Home > Banking Information & Regulation > Public Meeting Transcripts > PMT - Agendas August 13, 1998
Public Meeting Transcripts
Public Meeting Regarding Banc One and First Chicago
Thursday, August 13, 1998
Transcript of Panel Fourteen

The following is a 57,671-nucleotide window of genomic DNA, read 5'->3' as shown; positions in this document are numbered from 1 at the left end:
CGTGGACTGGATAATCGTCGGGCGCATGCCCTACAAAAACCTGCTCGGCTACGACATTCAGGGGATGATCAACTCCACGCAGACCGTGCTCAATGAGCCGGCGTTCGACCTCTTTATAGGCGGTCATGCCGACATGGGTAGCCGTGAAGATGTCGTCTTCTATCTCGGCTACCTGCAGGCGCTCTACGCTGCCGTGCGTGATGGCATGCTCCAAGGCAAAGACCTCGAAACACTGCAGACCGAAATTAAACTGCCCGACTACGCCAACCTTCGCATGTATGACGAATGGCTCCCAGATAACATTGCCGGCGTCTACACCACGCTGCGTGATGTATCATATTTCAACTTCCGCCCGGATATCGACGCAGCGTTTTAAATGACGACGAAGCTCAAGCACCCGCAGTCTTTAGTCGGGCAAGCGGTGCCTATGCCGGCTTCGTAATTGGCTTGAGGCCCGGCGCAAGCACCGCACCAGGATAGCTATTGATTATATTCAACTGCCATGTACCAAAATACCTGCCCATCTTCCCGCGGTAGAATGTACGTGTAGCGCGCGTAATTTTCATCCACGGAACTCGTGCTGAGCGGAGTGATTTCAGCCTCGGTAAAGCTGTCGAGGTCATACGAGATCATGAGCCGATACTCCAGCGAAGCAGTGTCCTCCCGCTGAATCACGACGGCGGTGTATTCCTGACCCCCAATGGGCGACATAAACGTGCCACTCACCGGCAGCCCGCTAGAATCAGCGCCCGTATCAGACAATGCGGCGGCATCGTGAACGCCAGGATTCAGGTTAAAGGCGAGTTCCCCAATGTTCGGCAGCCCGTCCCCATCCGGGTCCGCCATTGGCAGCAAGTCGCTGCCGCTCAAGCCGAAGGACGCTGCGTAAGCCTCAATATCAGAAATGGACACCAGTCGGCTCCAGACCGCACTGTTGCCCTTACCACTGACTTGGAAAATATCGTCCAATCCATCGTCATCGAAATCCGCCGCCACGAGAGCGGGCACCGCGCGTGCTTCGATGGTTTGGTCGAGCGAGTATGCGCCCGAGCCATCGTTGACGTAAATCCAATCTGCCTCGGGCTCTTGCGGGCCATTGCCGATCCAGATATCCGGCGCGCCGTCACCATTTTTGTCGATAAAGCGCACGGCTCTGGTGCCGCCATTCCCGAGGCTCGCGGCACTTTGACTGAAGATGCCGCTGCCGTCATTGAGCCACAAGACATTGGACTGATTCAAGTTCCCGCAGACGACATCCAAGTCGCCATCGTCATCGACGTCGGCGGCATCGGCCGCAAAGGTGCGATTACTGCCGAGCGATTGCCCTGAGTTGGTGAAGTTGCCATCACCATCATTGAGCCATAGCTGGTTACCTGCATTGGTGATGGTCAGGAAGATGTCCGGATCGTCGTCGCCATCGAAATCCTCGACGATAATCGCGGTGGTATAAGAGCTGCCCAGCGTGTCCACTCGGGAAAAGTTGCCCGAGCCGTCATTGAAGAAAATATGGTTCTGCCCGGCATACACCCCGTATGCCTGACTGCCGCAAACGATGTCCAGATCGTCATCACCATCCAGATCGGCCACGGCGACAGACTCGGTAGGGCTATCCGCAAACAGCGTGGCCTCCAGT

16 MR. BELLAMY: Thank you. 17 My name is Paul Bellamy, and I'm with the 18 Coalition for Reinvestment in Lorain County. 19 Lorain County is due west of Cuyahoga County, which 20 is Cleveland, Ohio. 21 I've been asked to read on behalf of some 22 coalition members short portions of testimony which 23 they wanted to enter into the record. I will 24 confine these to two rather short versions and then 266 McCORKLE COURT REPORTERS, INC. CHICAGO, ILLINOIS - (312) 263-0052 1 get on to my own summarized version of the facts 2 and figures that we feel compel us to come out 3 against the merger with Banc One. 4 The first statement I want to read is from 5 the Board of Commissioners for Lorain County, and 6 in summary, it goes like this. 7 The Board of Lorain County Commissioners 8 supports the Coalition for Reinvestment in Lorain 9 County's efforts to ensure that the results of the 10 above-referenced bank merger are advantageous to 11 Lorain County residents, organizations and 12 political subdivisions. The Board further 13 acknowledges the right and obligation of banks to 14 make sound financial business decisions. 15 However, the Board of Commissioners does 16 not feel that Banc One is committed to serving the 17 low and moderate income communities unless it is to 18 lend money on credit cards or on real estate at 19 higher interest rates to borrowers with credit 20 problems. 21 While this may serve stockholders, as a 22 bank, they are chartered to serve the communities 23 where they do business. 24 It appears that Banc One has been cutting 267 McCORKLE COURT REPORTERS, INC. CHICAGO, ILLINOIS - (312) 263-0052 1 back on their commitments to the service of our 2 county while refusing to agree to specific goals to 3 improve their performance under CRA. 4 Please encourage Banc One to address those 5 issues prior to approving any merger. 6 And that is, of course, addressed to the 7 Federal Reserve board. 8 I'd also like to read a short portion of a 9 statement from Rebecca Siegal, who is representing 10 or had hoped to represent the Catholic Action 11 Commission of Lorain County. It's a social action 12 office for the Diocese of Cleveland in the state of 13 Ohio. 14 We have some major concerns regarding the 15 increase in mega mergers of our banking 16 institutions and the effects these mergers have on 17 our local communities. 18 When these mega mergers occur, these are 19 local communities urban and rural alike and 20 particularly the areas that are most populated by 21 minorities and low and moderate income families who 22 suffer the most. Branches close, banking services 23 decrease, service fees increase, jobs are lost. 24 It is the stockholders of the banks who 268 McCORKLE COURT REPORTERS, INC. CHICAGO, ILLINOIS - (312) 263-0052 1 most often have no vested interest in our local 2 communities that make the decisions and the 3 profits, yet in the case of Banc One, depositors, 4 not stockholders, make up 70 percent of the 5 assets. Stockholders make up only about 15 percent 6 on average. It is the stockholders and senior 7 management who walk away with gilded pockets while 8 the depositors receive little or no return on their 9 money. 10 We are scraping the bottom of the pyramid 11 with no return and placing it on the top, and if 12 this trend is allowed to continue, the pyramid will 13 be inverted and most likely tumble because there 14 will no longer be support from the solid bottom. 15 The principal difficulty that the Lorain 16 County Coalition has with Banc One's record is not 17 with actual dollar amounts that have gone into low 18 and moderate income neighborhoods. 19 In fact, I don't know if this is true in 20 other areas, but certainly in Lorain County, 21 there's been a great deal of money proportionately 22 put into the low and moderate income 23 neighborhoods. 24 The difficulty we have is what kind of 269 McCORKLE COURT REPORTERS, INC. CHICAGO, ILLINOIS - (312) 263-0052 1 money it is and does it, in fact, serve the needs 2 of Lorain County? 3 Lorain County is a Midwestern urban 4 center. Single-family homes are the norm. Home 5 ownership is the way in which a community 6 development strategy would work in these 7 neighborhoods. 8 Now, let's break out all of the money that 9 Banc One claims to be using to meet its CRA 10 commitments. 11 One is the purchase mortgage product, 12 which we herald and we want to encourage them to do 13 more of. Unfortunately, they don't seem committed 14 staying in that market and they don't do 15 proportionately very much of that lending. 16 Where we do see a heavy emphasis on their 17 real estate lending is in refinancing. Refinancing 18 may serve the interest of the particular homeowner, 19 but it does absolutely nothing to increase the 20 value of the homes or to raise the wealth within 21 the neighborhood. In fact, it only inserts a lot 22 more debt on what you might call the neighborhood 23 balance sheet. 24 The positive side of Banc One has to be 270 McCORKLE COURT REPORTERS, INC. CHICAGO, ILLINOIS - (312) 263-0052 1 mentioned, and that is that they have a strong home 2 improvement product, and in these older 70 to 3 50-year-old houses, that's a very important tool, 4 but it must be recognized that this is a half 5 measure at best when there is a refusal to do the 6 hard work included in a meaningful community 7 redevelopment purchase 30-year mortgage product 8 that requires meeting cost value gaps and doing the 9 difficult work of underwriting loans to first time 10 home buyers who are most often attracted to these 11 neighborhoods. 12 The other problem with the home 13 improvement product is most of it is sold through 14 their branch network. In Lorain County in the last 15 three years, Banc One has gone from 19 to 4 16 branches. 17 In closing, I just want to mention one 18 last development which we find very difficult, and 19 that is the subprime lending. It has increased 20 from three percent in the low to moderate 21 neighborhoods in '93 up to 15 percent of the total 22 lending going on in the low to moderate 23 neighborhoods now. 24 Thank you. 271 McCORKLE COURT REPORTERS, INC. CHICAGO, ILLINOIS - (312) 263-0052 1 MS. SMITH: Ms. Jones. 2 MS. JONES: Good afternoon. My name is Rebecca 3 Jones. 4 I guess I need a microphone. 5 My name is Rebecca Jones. I'm a resident 6 of Wellington, Ohio, which is the southern part of 7 Lorain County and is a rural area. 8 My remarks at first were intended to be 9 addressed to the Wellington area, however, I'm also 10 the Director of a nonprofit CDC in the City of 11 Lorain, and the Mayor of Lorain has asked me to 12 make some remarks on his behalf today, so my 13 comments will really be coming from the Mayor's 14 testimony or letter to you, which is attached to my 15 comments. 16 The City of Lorain is about 25 miles west 17 of Cleveland on Lake Erie. It is a Rust Belt 18 city. It's a city of 71,000 people, 30 percent of 19 whom are minorities, and they break down 13 percent 20 African Americans, 17 percent Hispanic. 21 The citizens of Lorain, Ohio, which is a 22 community of mostly low to moderate income 23 families, have traditionally supported homegrown 24 financial institutions such as Lorain National 272 McCORKLE COURT REPORTERS, INC. CHICAGO, ILLINOIS - (312) 263-0052 1 Bank, Central Trust Bank, First Federal Savings and 2 Loan, Citibank, EST and Lorain County Savings and 3 Trust. 4 Mergers and acquisitions of the 80s and 5 90s have introduced a new banking trend, the 6 establishment of regional banking organizations in 7 the City of Lorain. 8 This trend was substantiated by the 9 following mergers and acquisitions: Elyria Savings 10 and Trust being acquired by First National Bank of 11 Akron which created First Merit bank. Central 12 Trust Bank being bought by Banc One. Citibank 13 closing all branches. Lorain County Savings and 14 Trust Bank acquiring a number of Central Trust Bank 15 locations and changing their name to Premier Bank 16 and Trust. 17 Most recently, in May of 1998, First Merit 18 and Premier Bank merged, closing 17 branches, 19 including two in the City of Lorain, and laying off 20 approximately 200 people. 21 You should be aware that the City of 22 Lorain has lost additional banking service 23 facilities and their related jobs. Banc One has 24 just closed two branches serving the low to 273 McCORKLE COURT REPORTERS, INC. CHICAGO, ILLINOIS - (312) 263-0052 1 moderate income neighborhoods of South Lorain, and 2 the Cityview, Sheffield areas. They were closed in 3 late Spring and early Summer, 1998, and these 4 closures parallel the proposed merger of Banc One 5 and First Chicago NBD. 6 The significance of these closings is 7 monumental, as they send a strong signal to the 8 city's low income population that even with Banc 9 One deposits at branches serving Lorain exceeding 10 $85 million, their business is not important. 11 Since the branches closed serve many low 12 to moderate income families who do not have 13 adequate transportation, many people will have 14 trouble getting to the remaining Banc One 15 branches. 16 According to Community Reinvestment Act 17 regulations, banks are supposed to reinvest in 18 communities like Lorain where they obtain their 19 deposits. 20 Banc One bought approximately 15 Central 21 Trust Bank branches in the 1980s, and today, they 22 have eliminated numerous jobs and closed or sold 12 23 branch locations, leaving three branches serving 24 Lorain. This appears to be disinvestment rather 274 McCORKLE COURT REPORTERS, INC. CHICAGO, ILLINOIS - (312) 263-0052 1 than investment. 2 Further, the City of Lorain has learned 3 from Kathleen Kaufin, the CRA Vice President of 4 Banc One, that branch locations ideally need to 5 have 35 to $40 million in deposits to meet Banc One 6 guidelines for profitability. 7 If Banc One continues to follow this rule 8 after the merger, it is likely that another branch 9 in Lorain will be closed. This would leave only 10 two locations in the city and only one of those 11 serving a low to moderate income area. 12 The City of Lorain has joined the 13 Coalition for Reinvestment in Lorain County and 14 other community groups from across the nation to 15 closely examine this merger which will result in 16 disinvestment in central cities and urban areas 17 across America, lost jobs, vacant and abandoned 18 buildings and an inaccessibility to convenient 19 banking services and products. 20 Ultimately, if uncontested and not 21 addressed by the Federal Reserve Bank, this mega 22 merger and acquisition progress will lead to the 23 erosion of high-quality, competitive banking 24 services only to be replaced by nonpersonal, 275 McCORKLE COURT REPORTERS, INC. CHICAGO, ILLINOIS - (312) 263-0052 1 high-cost electronic banking services provided by a 2 few large banks with almost no competition. 3 Working class families and individuals 4 such as the citizens of Lorain do not need to have 5 their disposable income further eroded due to 6 higher banking fees and costs. 7 Without a commitment to future 8 participation in our community along the lines 9 outlined above and as previously detailed in our 10 meeting with Banc One, it is not in the best 11 interest of the City of Lorain to endorse a mega 12 merger such as that being proposed by Banc One and 13 First Chicago NBD. 14 Thank you. 15 MS. SMITH: Thank you. 16 And we'll go to Ms. Rangan, who is 17 speaking on behalf of Inner City Press Community. 18 MS. RANGAN: Good afternoon. 19 My name is Rashmi Rangan, and I'm reading 20 the written testimony prepared by Matthew Lee, 21 Executive Director of Inner City Press Community on 22 the Move and of the Inner City Public Interest Law 23 Center, together, ICP. 24 ICP on April 28th filed a 38-page protest 276 McCORKLE COURT REPORTERS, INC. CHICAGO, ILLINOIS - (312) 263-0052 1 to this application along with Black Citizens for 2 Justice, Law and Order of Dallas, Texas and the 3 Delaware Community Interaction Council. 4 We are opposed to this proposed merger 5 primarily due to Banc One's continued predatory and 6 discriminatory practices through its Banc One 7 Financial Services subsidiary and due to the 8 anticompetitive and branch closing effects the 9 proposed merger will have, particularly in Indiana. 10 The commitments that First Chicago has 11 made in Detroit and Chicago do nothing to address 12 these issues, nor is Banc One's divestiture 13 proposal to sell off certain branches in Indiana 14 sufficient. 15 The proposed merger would also result in 16 substantial branch closings, making all the worse 17 Banc One's cynical manipulation of the target First 18 Chicago to make lending pledges in Chicago and 19 Detroit but not in the communities that would be 20 most affected by this merger, including through 21 branch closings. 22 In 1997, the Federal Reserve Board stated 23 in an order that it had unresolved questions about 24 the fair lending compliance of Banc One Mortgage 277 McCORKLE COURT REPORTERS, INC. CHICAGO, ILLINOIS - (312) 263-0052 1 Company and that its approvals were explicitly 2 conditioned on Banc One taking such actions as the 3 Federal Reserve might require. 4 Since then, the Arizona Attorney General 5 has charged Banc One with discrimination as 6 implicitly has HUD in Texas. The Fed has made no 7 disclosure of how or if this important issue has 8 been resolved, but 40 days ago, on July 2nd, we 9 made a request for this under the Freedom of 10 Information Act. The Fed has yet to provide the 11 documents. 12 The written comments we have submitted 13 show that in market after market, Banc One's normal 14 interest rate lenders disproportionately exclude 15 African Americans and Hispanics from credit, while 16 Banc One Financial Services, a high interest rate 17 lender, targets these communities for higher-priced 18 credit. 19 For example, in the Akron, Ohio MSA in 20 1996, Banc One Mortgage Company denied 55 percent 21 of mortgage applications from African Americans and 22 only 17 percent of applications from whites, a 23 denial disparity of 3.24. 24 The mortgage company originated 164 loans 278 McCORKLE COURT REPORTERS, INC. CHICAGO, ILLINOIS - (312) 263-0052 1 to whites and only seven to African Americans. 2 ICP's comments calls loans to African 3 Americans divided by loans to whites the index. 4 The ratio between BOMC's index and BOFS's index 5 calculated for each market can be viewed as the 6 targeting index. 7 In this particular MSA, for the mortgage 8 company, it was .043, and for the finance arm, it 9 was .193, 4.49 times higher than the mortgage 10 company. In Cleveland, Ohio, 4.47 times higher 11 than the mortgage company. In Dallas, 17.86 times 12 higher than the mortgage company. In Detroit, 5.61 13 times higher. In Gary, Indiana, 5.52 times 14 higher. Milwaukee, 8.53 times higher. These are 15 just examples of what the difference between the 16 two is. 17 The above analysis makes out a prima facie 18 case or red flag that Banc One Corp through its 19 normal interest rate lenders, including Banc One 20 Mortgage, and through its higher interest rate 21 lender, Banc One Financial Services, are engaged in 22 lending discrimination, including pricing 23 discrimination. 24 On this record, the Federal Reserve Board 279 McCORKLE COURT REPORTERS, INC. CHICAGO, ILLINOIS - (312) 263-0052 1 must conduct on-site fair lending examinations of 2 Banc One financial services. 3 On the current record, this mega merger 4 proposal which would expand Banc One's practices 5 could not legitimately be approved. 6 There are other adverse issues, including 7 the foreseeable loss of various First Chicago 8 programs and Banc One's record in its existing 9 states have been raised by Ohio and others. 10 For all the reasons stated, this proposed 11 merger should be denied. 12 Thank you. 13 And we will submit additional comments by 14 August 20th, 1998. 15 MS. SMITH: Thank you very much. 16 Ms. Sharpley. 17 MS. SHARPLEY: Hello. My name is Adenike 18 Sharpley. I'm a board member of the Zion Community 19 Development Corporation of Oberlin, Ohio. 20 Our target area is the southeast 21 quadrangle of Oberlin, which is a semi-rural area. 22 I am going to talk about the effects of 23 the Banc One merger on Oberlin, Ohio as a resident, 24 from a customer and employee point of view. 280 McCORKLE COURT REPORTERS, INC. CHICAGO, ILLINOIS - (312) 263-0052 1 The Oberlin Bank Building at 5 South Main 2 Street, Oberlin, Ohio, until the mid 1980s, was 3 primarily one bank. The Oberlin Bank Company 4 founded in 1889 would in 1904 combine with the 5 State Savings Bank and move to 5 South Main 6 Street. That same year, it would be renamed The 7 Oberlin Savings Bank. So for 76 years, the 8 community of Oberlin has had pretty much the same 9 bank. 10 In the mid-1980s, the musical bank 11 management began at 5 South Main Street. This 12 included in 1990 Central Trust, in 1996 Banc One, 13 in 1998 Premier Bank and the Merit transfer on 14 Labor Day of this year. 15 In 15 years, two local banks were lost, 16 Oberlin Savings Bank and People's Bank, with a host 17 of players to become one mega bank, one small local 18 bank, one savings and loan bank which is located or 19 comes its home out of Cleveland and one credit 20 union which is also based in Cleveland. 21 The staff working in these banks feel 22 intense stress from both bank officials, management 23 and customers. 24 The customer does not understand the 281 McCORKLE COURT REPORTERS, INC. CHICAGO, ILLINOIS - (312) 263-0052 1 changes in rules and regulations. The employee 2 must learn changes from old to new systems, 3 learning new rules and regs from the new bank and 4 absorb job shifts, moving from new offices to 5 maintain jobs while branches are closing. 6 These changes also include shifts in pay 7 scale which would be from lower to higher or vice 8 versa. 9 Most of the people absorbing these changes 10 are at the bottom of the chain, tellers, clerks, et 11 cetera, and most of these are women, head of 12 households or who are major bread winners in their 13 family. 14 From the customers' point of view, 15 customers have to deal with new hours, new staff, 16 new rules, new regulations and usually new banking 17 and service products. 18 The control of these banks are moved 19 further away from the customer. Their bank 20 managers are usually there a few days per week 21 along with what I call the roving loan officer. 22 Usually the new staff is less familiar 23 with the new branch and its customers are not 24 usually hired locally, therefore, do not know the 282 McCORKLE COURT REPORTERS, INC. CHICAGO, ILLINOIS - (312) 263-0052 1 community. 2 The new staff do not have a connection to 3 the community they serve. They are less willing to 4 cash checks for those without ID because they don't 5 know the customer. And in turn, the staff asks for 6 ID each time they see the customer, no matter how 7 many times they see them. 8 For the customer, this means fewer what I 9 call service value for their dollar, and this is 10 especially true for the low and moderate income 11 individual. This results in a transfer of wealth 12 aware from the community, benefitting the 13 stockholders, as I say, upstairs. 14 Along with no services such as utility 15 bill payment, no product for those who maintain 16 small balances in checking and savings accounts 17 without incurring charges against their account 18 each month, these charges will sometimes result in 19 customers finding that their account has been 20 closed by the end of the month. These customers 21 are usually low and moderate income people, seniors 22 on fixed incomes or those due to disabilities and 23 minorities. 24 At times, the above-mentioned group would 283 McCORKLE COURT REPORTERS, INC. CHICAGO, ILLINOIS - (312) 263-0052 1 receive unfriendly and discriminating treatment by 2 tellers, adding insult to injury, this classist and 3 racist behavior by tellers who treat their 4 constituency as if they have little or no money. 5 This leads to fewer service values for the elderly, 6 the disenfranchised and the people of color in the 7 Oberlin community. 8 Thank you. 9 MS. SMITH: Thank you very much. 10 And we'll go next to Ms. Tyler. 11 MS. TYLER: Why is it that Banc One has made no 12 commitment to Ohio but they have made commitments 13 in Michigan and Illinois? 14 Why is it that Banc One Financial Services 15 which offers higher interest rate loans has a more 16 aggressive marketing strategy in low income and 17 minority communities? 18 And how is it that the largest Midwest 19 bank can decide to get out of the home purchase 20 business? 21 These are questions on which I would like 22 to focus your attention for the nest few minutes. 23 I am Dawn Tyler representing the Ohio 24 Community Reinvestment Project, a project of the 284 McCORKLE COURT REPORTERS, INC. CHICAGO, ILLINOIS - (312) 263-0052 1 Coalition on Homelessness and Housing in Ohio. 2 OCRP's mission is to promote investment in 3 Ohio's low income communities and communities of 4 color. 5 Members of OCRP met with Banc One for 6 several months. Constructive dialogue took place 7 with representatives of the bank. 8 On numerous occasions, the bank gave us 9 every indication that they were willing to enter 10 into a community action agreement that would 11 ultimately increase lending, service and investment 12 opportunities within Banc One's service areas. 13 Some areas we were willing to set 14 reasonable benchmarks include home purchase loans, 15 small business lending, multi-family housing 16 investments and lending and community development 17 grants. 18 At the eleventh hour, however, about less 19 than a week before the end of the comment period, 20 the bank decided they did not want to move forward 21 with negotiations, and for those of you that were 22 here this morning, it sounds very similar to a 23 story told by Ted Thomas from ACORN. 24 Banc One's refusal to negotiate a 285 McCORKLE COURT REPORTERS, INC. CHICAGO, ILLINOIS - (312) 263-0052 1 meaningful community action plan for Ohio raises 2 questions about their commitment to Ohio 3 post-merger. The bank did not operate in good 4 faith. 5 Our primary concern is that this proposed 6 merger could have dramatic consequences for 7 financial services consumers throughout the State 8 of Ohio since the corporate headquarters of Banc 9 One currently based in Columbus will move to 10 Chicago. This merger could result in substantial 11 disinvestment in Ohio communities. 12 My second point is the disparate treatment 13 of African Americans in accessing credit for 14 mortgage loans from Banc One and its mortgage 15 company. 16 Low and moderate income consumers are 17 denied access to mortgage loans more frequently 18 than by other lenders, and Banc One lacks 19 aggressive marketing efforts to African American 20 and low and moderate income applicants, 21 particularly by the bank's affiliates and Banc One 22 Mortgage Company. 23 Rashmi has done a sufficient job of 24 sharing some statistics from Akron and Cleveland, 286 McCORKLE COURT REPORTERS, INC. CHICAGO, ILLINOIS - (312) 263-0052 1 so I will not repeat those details, but Banc One 2 Mortgage Company does not have an aggressive 3 lending record to minorities and low and moderate 4 income applicants. 5 Banc One Financial Services, the BNC 6 lender, charges customers higher interest rate 7 loans compared to rates offered by Banc One 8 Mortgage Company and is engaged in extremely 9 aggressive marketing practices through direct mail 10 and phone solicitation which targets low and 11 moderate income people in minority census tracts. 12 This is a clear illustration of the 13 predatory lending practices of Banc One Financial 14 Services which disproportionately targets African 15 Americans for higher interest rate credit, 16 originates loans at a higher rate than the mortgage 17 company. 18 The bank should offer A loans to all 19 applicants who qualify, regardless if they come 20 into the bank, the mortgage company or financial 21 services. 22 We encourage the Feds to follow the lead 23 of the OCC as in the case of First Union Money 24 Store and mandate that Banc One offer prime loan 287 McCORKLE COURT REPORTERS, INC. CHICAGO, ILLINOIS - (312) 263-0052 1 products to all who qualify. 2 Thirdly, Banc One has decided to get out 3 of the home purchase business. 4 It was interesting to hear about the new 5 self-help product that was mentioned this morning, 6 however, historically, the bank has ignored the 7 credit needs of LMI communities. This is 8 unacceptable for a bank the size of Banc One. 9 And my fourth issue relates to small 10 business lending which Chuck Bromley, our OCRP 11 Chairperson, has shared on the previous panel. 12 Time does not permit for me to talk about 13 the over 60 branch closures that have taken place 14 in Ohio or the $8 check cashing fee that's imposed 15 on Banc One customers. 16 In closing, we do not dispute the fact 17 that Banc One, especially the CDC, has been active 18 in areas such as tax credit projects and community 19 development grants to nonprofits, however, there 20 are no safeguards in place to ensure that this is 21 continue after the merger. 22 We ask the bank to make some very basic 23 commitments to minimize the potential negative 24 impacts, and after dragging us along for several 288 McCORKLE COURT REPORTERS, INC. CHICAGO, ILLINOIS - (312) 263-0052 1 months, they refused, despite the fact that they 2 are planning to honor similar commitments in the 3 communities of Chicago and Detroit. 4 The bank claims that no market will be 5 abandoned and the commitment will continue. If 6 this is the case, why is there such a hesitancy on 7 the part of the bank to put such a commitment in 8 writing? 9 Earlier today, Banc One mentioned one part 10 of their recipe for success is relationships with 11 local partners. How can I as a local partner be 12 part of that recipe for success when I've been 13 kicked out of the kitchen? 14 Please consider carefully the information 15 that has been presented today. I urge the Federal 16 Reserve to postpone the merger until mutually 17 beneficial community action plans have been reached 18 in all of Banc One's markets. 19 Your meaningful intervention can 20 facilitate fair lending, service and investment 21 opportunities in Ohio's low income communities and 22 communities of color that have historically been 23 overlooked and underserved. 24 MS. SMITH: Thank you. 289 McCORKLE COURT REPORTERS, INC. CHICAGO, ILLINOIS - (312) 263-0052 1 Ms. Walker. 2 MS. WALKER: I'd like to thank the Federal 3 Reserve to have the freedom to speak today. 4 I am Marge Walker, and I'm a resident of 5 the City of Lorain, 30 miles west of Cleveland, and 6 I'm speaking on behalf of the South Lorain 7 Merchants Association. 8 I have been a hairdresser for a long time, 9 and due to situations, I have been had to be 10 retrained because I can no longer stand for long 11 periods of time. 12 My neighborhood is adjacent to an old 13 steel plant that once employed 7,000 men. It now 14 employs less than 2,000 people. Can you imagine 15 what it does to a community? 16 Once Banc One's retail operations have -- 17 the severe cutback in Lorain County. We are told 18 that the cutback has nothing to do with the 19 merger. In my perspective, it has everything to do 20 with the merger because that is the trend of the 21 country these days. 22 Money loaning and the -- are joining with 23 the money grabbing businesses. Our Banc One branch 24 that just closed, it has five million dollars in 290 McCORKLE COURT REPORTERS, INC. CHICAGO, ILLINOIS - (312) 263-0052 1 it. I guess it's not enough money. They says it's 2 nothing personal, but business is business. 3 I would like to talk about trends. The 4 Federal Reserve reports -- own report seems to 5 conclude that small business lending suffers when 6 big banks buy smaller banks. 7 Small bank -- small business lending 8 depends upon relationships with neighborhoods, 9 merchants, and big banks don't look at their 10 operations over the long-term with the investment 11 in the community. 12 We are told that the United States is fast 13 approaching a time when whites will be in the 14 minority. I recently read that the buying power in 15 the Black community has grown recently to 8.2 16 percent in the consumer economy. With this kind of 17 trend underway, how is it that the bottom line, 18 conscientious banks haven't the foresight to 19 actively pursue the growing minority market. 20 If all these bank branches and the lending 21 institutions are, in fact, race neutral, why aren't 22 we seeing fierce competition for the minorities? 23 People forget the depositors contribute 24 more money to the banks than the stockholders, but 291 McCORKLE COURT REPORTERS, INC. CHICAGO, ILLINOIS - (312) 263-0052 1 every time I turn around, there are always fewer 2 advantages for depositors and more and more for the 3 stockholders. 4 The depositors have fewer banks to go to, 5 fewer hours to get service from and fewer staff who 6 are shifted around in the system so that there is 7 no relationship with the community. Deposits earn 8 less and less interest while fees go up and up. 9 So while some executives get very rich and 10 stockholders look to increase their return on 11 investments and lower returns on their deposits and 12 increased costs. 13 Now banks have made it clear that they 14 don't want to be banks anymore, they want to be 15 stockbrokers, insurance agents, pension advisors, 16 investment specialists, et cetera. They want to 17 cross-sell their customers into every conceivable 18 financial imaginary product except plain, 19 old-fashioned human-oriented service. 20 Just once I would like to see the 21 announcement of another bank merger or acquisition 22 that would conclude with the following sentence: 23 The merger is subject to regulatory and depositor 24 approval. 292 McCORKLE COURT REPORTERS, INC. CHICAGO, ILLINOIS - (312) 263-0052 1 If depositors had a voice in these 2 matters, maybe the executives, high fliers and 3 golden parachuters would have to promise them 4 higher interest rates on a deposit, lower fees and 5 more locations and longer hours and better service 6 to people. 7 This regulatory body is all that stands 8 between the voice of depositors and the greedy 9 money grabbing depositors -- at depositors' 10 expense. 11 You are duty bound to look at the 12 competition, convenience and the needs of the 13 communities. 14 On behalf of South Lorain Merchants 15 Association, I want to tell you to deal with 16 this -- tell you this deal does not create 17 competition. We need competition in the 18 community. We have an example right now with BP 19 and Amoco merging. We're losing a thousand jobs in 20 Cleveland and the space that it takes for rental in 21 Cleveland. 22 If you continue along the lines of having 23 less competition, there's going to be no 24 competition. How many banks are going to be left 293 McCORKLE COURT REPORTERS, INC. CHICAGO, ILLINOIS - (312) 263-0052 1 when we get through with all this? 2 As somebody earlier had commented about 3 having 9,000 banks at one time and now it's getting 4 down to less and less, what are you going to do 5 when there's no competition, when there's nobody to 6 go to? 7 That's it. 8 MS. SMITH: Thank you very much. 9 Any questions? 10 MS. WILLIAMS: I've got one. 11 MS. SMITH: Okay. We have a question. 12 MS. WILLIAMS: This is for Mr. Bellamy. 13 You mentioned that subprime lending went 14 from 3 to 15 percent. Was this in Lorain County, 15 and over what period, and was this percentage for 16 one institution? 17 MR. BELLAMY: This is for Banc One. This is in 18 Lorain County only. This is for Banc One. 19 And the financial services subprime 20 lending branch of Banc One just came into the 21 county in '93, and at that time, they had, as I 22 say, only three percent of the total investments in 23 the low to mod areas. 24 In 1996, the financial services branch, 294 McCORKLE COURT REPORTERS, INC. CHICAGO, ILLINOIS - (312) 263-0052 1 the subprime lender, is up to 15 percent of the 2 residential lending in that same category of low to 3 mod areas. 4 MS. WILLIAMS: Okay. Thank you. 5 MS. SMITH: Thank you very much. 6 I will remind people that you may submit 7 written supplements to your oral testimony by next 8 Thursday, August the 20th. And the information 9 about where to provide them has, I think, been 10 given to you, or you can get them from the 11 registration desk. 12 We're scheduled for a ten-minute break. 13 We're about a half an hour behind schedule. I 14 think we're going to save five minutes by cutting 15 it to a five-minute break, so we'll see you here 16 very soon. And I think the timers are going to 17 time us. 18 (Whereupon, a recess was 19 taken.) 20 (Whereupon, further proceedings 21 were had which are bound under 22 separate cover.) 23 24 295 McCORKLE COURT REPORTERS, INC. CHICAGO, ILLINOIS - (312) 263-0052 1 PUBLIC MEETING REGARDING THE PROPOSAL BY 2 BANC ONE CORPORATION, COLUMBUS, OHIO, 3 TO MERGE WITH 4 FIRST CHICAGO NBD CORPORATION, CHICAGO, ILLINOIS 5 6 7 Proceedings had in the above-mentioned 8 cause, on Thursday, the 13th day of August, 9 1998, at The Federal Reserve Bank of Chicago, 10 230 South LaSalle Street, Chicago, Illinois, at 11 9:00 o'clock a.m. 12 13 14 15 VOLUME II 16 17 18 19 20 REPORTED BY: Brenda S. Tannehill, CSR 21 LICENSE NO.: 084-003336 22 -and- 23 REPORTED BY: Jeanette A. Sandei, CSR 24 LICENSE NO.: 084-003685 296 McCORKLE COURT REPORTERS, INC. CHICAGO, ILLINOIS - (312) 263-0052 1 (Whereupon, proceedings were 2 previously had which are bound 3 under separate cover.) 4 MS. SMITH: We're starting with Mr. Ruf.